Pog, it doesn’t matter how nice or not it is. You preordered a vehicle from a Custom Body Shop and you don’t know if they will manage to fulfill all orders. A move of questionable sanity.

  5. Grece wrote a bunch of nonsense like “Corrugated aluminum panels have no crash strength, if someone wrecks into you, you’re most certainly dead.”

    The corrugated aluminium is fore and aft. That’s quite a blessing in the most likely collisions. The cabin is quite strong and will hold together in a survivable crash. Side impacts are a different matter. However, it’s far superior to a motorcycle with little or no protection for a rider or passenger.

    Grece also wrote, “No one can workout the margin for the Solo, except Jerry. To say otherwise is just pure speculation.”

    Idiocy. Go shopping. How much do you pay for stuff? Lumps of steel cost $few per pound. Solo is 1380 pounds. Do the maths. Price is ~$20K CDN. There’s a considerable margin. I’m willing to pay it because the vehicle uniquely meets my needs to get from A to B without a lot of maintenance.

    Grece also wrote, “There is no market for such a vehicle, if there was, three wheel vehicles would be on the road today.”

    I remember owning a trike back in the 1950s. There definitely was a market for them. My father had caught a mink that was getting into his chicken-coop and the proceeds paid for the trike. It worked. It was stable. It was less maintenance than a bicycle which was the competition. Today, four-wheeled vehicles have developed a lot but they have terrible disadvantages: ICE, oil-dependency, stench/pollution, weight and size disproportionate to the need to transport individuals from A to B, inefficiency, rapid deterioration and high maintenance costs. An electric vehicle is needed and a small trike is optimal for the single-person mover. Get everyone to live in cities with mass transit and the need for the Solo goes away but that’s not going to happen. People are living in rural areas and the suburbs and they need the Solo. People are dispersed so that carpools don’t work for everyone. EVs are much more efficient than ICEd vehicles. There is a market for Solo. The fact that hundreds have made a deposit proves that. The fact that Jerry and friends have invested heavily proves that.

    Grece also wrote, “Name one electric, battery-powered, three-wheel concept car, in production today.”

    Solo.

  6. Grece says:

    The chassis of the Solo is insanely cost effective.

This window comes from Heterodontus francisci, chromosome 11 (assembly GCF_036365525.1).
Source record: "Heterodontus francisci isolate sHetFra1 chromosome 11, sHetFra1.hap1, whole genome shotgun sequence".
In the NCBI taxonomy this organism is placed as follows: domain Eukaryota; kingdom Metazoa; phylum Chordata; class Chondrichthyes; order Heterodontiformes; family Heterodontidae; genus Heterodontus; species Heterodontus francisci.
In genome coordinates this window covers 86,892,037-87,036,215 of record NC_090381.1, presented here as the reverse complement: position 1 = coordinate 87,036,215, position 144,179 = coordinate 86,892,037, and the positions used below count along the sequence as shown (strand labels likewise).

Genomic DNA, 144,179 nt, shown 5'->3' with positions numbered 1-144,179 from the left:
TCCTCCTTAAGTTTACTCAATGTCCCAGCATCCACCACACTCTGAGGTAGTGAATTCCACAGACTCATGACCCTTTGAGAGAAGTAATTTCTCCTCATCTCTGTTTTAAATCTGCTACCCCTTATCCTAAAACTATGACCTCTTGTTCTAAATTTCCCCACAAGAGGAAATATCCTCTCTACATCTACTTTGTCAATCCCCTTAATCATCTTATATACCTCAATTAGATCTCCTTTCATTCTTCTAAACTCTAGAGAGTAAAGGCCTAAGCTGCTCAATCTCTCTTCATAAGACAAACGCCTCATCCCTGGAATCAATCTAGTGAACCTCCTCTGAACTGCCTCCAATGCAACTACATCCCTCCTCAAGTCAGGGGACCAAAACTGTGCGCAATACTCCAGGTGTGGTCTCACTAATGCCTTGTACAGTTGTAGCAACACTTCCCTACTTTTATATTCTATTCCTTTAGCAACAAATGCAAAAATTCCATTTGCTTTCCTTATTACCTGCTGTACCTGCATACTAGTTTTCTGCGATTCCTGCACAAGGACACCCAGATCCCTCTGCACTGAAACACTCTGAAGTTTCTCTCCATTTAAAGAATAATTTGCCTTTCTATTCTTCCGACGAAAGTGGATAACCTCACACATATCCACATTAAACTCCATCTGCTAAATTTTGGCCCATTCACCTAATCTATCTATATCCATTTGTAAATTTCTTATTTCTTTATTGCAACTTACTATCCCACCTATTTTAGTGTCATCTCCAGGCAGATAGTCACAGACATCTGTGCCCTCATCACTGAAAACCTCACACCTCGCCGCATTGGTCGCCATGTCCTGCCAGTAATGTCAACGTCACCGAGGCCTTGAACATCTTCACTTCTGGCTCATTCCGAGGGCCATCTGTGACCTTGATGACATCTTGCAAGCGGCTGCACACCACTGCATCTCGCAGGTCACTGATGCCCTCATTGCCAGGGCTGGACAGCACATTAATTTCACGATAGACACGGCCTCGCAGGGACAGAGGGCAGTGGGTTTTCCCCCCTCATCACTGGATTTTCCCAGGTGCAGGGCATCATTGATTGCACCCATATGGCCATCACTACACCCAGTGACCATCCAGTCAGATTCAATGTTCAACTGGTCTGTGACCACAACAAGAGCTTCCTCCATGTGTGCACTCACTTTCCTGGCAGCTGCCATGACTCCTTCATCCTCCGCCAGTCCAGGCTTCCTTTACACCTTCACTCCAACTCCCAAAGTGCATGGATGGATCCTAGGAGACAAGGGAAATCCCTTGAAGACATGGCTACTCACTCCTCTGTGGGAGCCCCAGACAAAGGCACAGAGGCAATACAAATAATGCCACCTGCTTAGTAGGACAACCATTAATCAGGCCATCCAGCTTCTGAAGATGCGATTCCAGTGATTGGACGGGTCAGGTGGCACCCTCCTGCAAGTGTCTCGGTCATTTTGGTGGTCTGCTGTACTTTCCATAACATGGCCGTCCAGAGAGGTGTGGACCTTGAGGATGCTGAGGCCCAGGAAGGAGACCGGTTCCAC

You meant to say insane to use in a vehicle. Corrugated aluminum panels have no crash strength, if someone wrecks into you, you’re most certainly dead.

    InterMeccanica is holding the patents

    Oh really, and which patents are those? Just because you file patent applications does automagically result in issued patents…capice?!

    That flat sheet composite chassis is bolt, Fold and glue assembly. Its lot cheaper process than the bend and weld chassis

    You’re an idiot, they are still welding the chassis during construction.

    If you look at what is mass produced in china with mark-up the Solo price tag should be about 5000 yet is 15000.

    Well, I have to say. You are admitting that the electric big-wheel is 3x over-priced. However, even at 5000, I serious doubt a unit would sell. There is no market for such a vehicle, if there was, three wheel vehicles would be on the road today.

    InterMeccanica has been pricing small scale mass production correct for basically forever its how they have stayed in business.

    Why in the hell, would InterMeccanica be still pricing small scale mass production, when they have been in business for five decades? You haven’t a damn clue on how to run a business, let alone compose a cohesive sentence. At best, InterMeccanica would have worked the numbers long ago.

    I would myself be saying wait year until the Solo has moved out of human powered mass production to robot powered mass production.

    What? Now your autistic dyslexia is kicking in, as that sentence has no relation to rest of what you wrote. It’s like your brain farts out words, and you bang away on the keyboard.

    Grece you can work out margin if you value the parts something is made from. The margin in the Solo price tag is quite a bit.

    More brain farting nonsense. No one can workout the margin for the Solo, except Jerry. To say otherwise is just pure speculation.